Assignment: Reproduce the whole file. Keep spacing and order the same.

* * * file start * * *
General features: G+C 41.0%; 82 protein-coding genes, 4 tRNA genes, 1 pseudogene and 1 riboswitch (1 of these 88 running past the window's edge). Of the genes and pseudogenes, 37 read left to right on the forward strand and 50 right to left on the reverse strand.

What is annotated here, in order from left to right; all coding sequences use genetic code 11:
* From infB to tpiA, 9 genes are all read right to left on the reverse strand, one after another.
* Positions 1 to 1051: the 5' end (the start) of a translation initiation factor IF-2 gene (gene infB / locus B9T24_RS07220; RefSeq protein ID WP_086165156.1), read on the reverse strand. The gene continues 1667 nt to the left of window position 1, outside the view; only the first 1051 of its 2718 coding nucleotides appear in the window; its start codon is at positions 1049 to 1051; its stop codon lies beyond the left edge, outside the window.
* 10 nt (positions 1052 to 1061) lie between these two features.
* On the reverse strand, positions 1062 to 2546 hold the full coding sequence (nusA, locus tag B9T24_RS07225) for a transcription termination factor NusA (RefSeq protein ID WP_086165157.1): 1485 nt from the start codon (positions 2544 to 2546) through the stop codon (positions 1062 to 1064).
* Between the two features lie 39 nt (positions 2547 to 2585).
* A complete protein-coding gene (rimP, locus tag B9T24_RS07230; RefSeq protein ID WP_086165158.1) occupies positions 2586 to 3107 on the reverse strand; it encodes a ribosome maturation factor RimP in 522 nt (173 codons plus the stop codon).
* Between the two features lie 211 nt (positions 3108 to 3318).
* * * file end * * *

General features: G+C 41.0%; 82 protein-coding genes, 4 tRNA genes, 1 pseudogene and 1 riboswitch (1 of these 88 running past the window's edge). Of the genes and pseudogenes, 37 read left to right on the forward strand and 50 right to left on the reverse strand.

What is annotated here, in order from left to right; all coding sequences use genetic code 11:
* From infB to tpiA, 9 genes are all read right to left on the reverse strand, one after another.
* Positions 1 to 1051: the 5' end (the start) of a translation initiation factor IF-2 gene (gene infB / locus B9T24_RS07220; RefSeq protein ID WP_086165156.1), read on the reverse strand. The gene continues 1667 nt to the left of window position 1, outside the view; only the first 1051 of its 2718 coding nucleotides appear in the window; its start codon is at positions 1049 to 1051; its stop codon lies beyond the left edge, outside the window.
* 10 nt (positions 1052 to 1061) lie between these two features.
* On the reverse strand, positions 1062 to 2546 hold the full coding sequence (nusA, locus tag B9T24_RS07225) for a transcription termination factor NusA (RefSeq protein ID WP_086165157.1): 1485 nt from the start codon (positions 2544 to 2546) through the stop codon (positions 1062 to 1064).
* Between the two features lie 39 nt (positions 2547 to 2585).
* A complete protein-coding gene (rimP, locus tag B9T24_RS07230; RefSeq protein ID WP_086165158.1) occupies positions 2586 to 3107 on the reverse strand; it encodes a ribosome maturation factor RimP in 522 nt (173 codons plus the stop codon).
* Between the two features lie 211 nt (positions 3108 to 3318).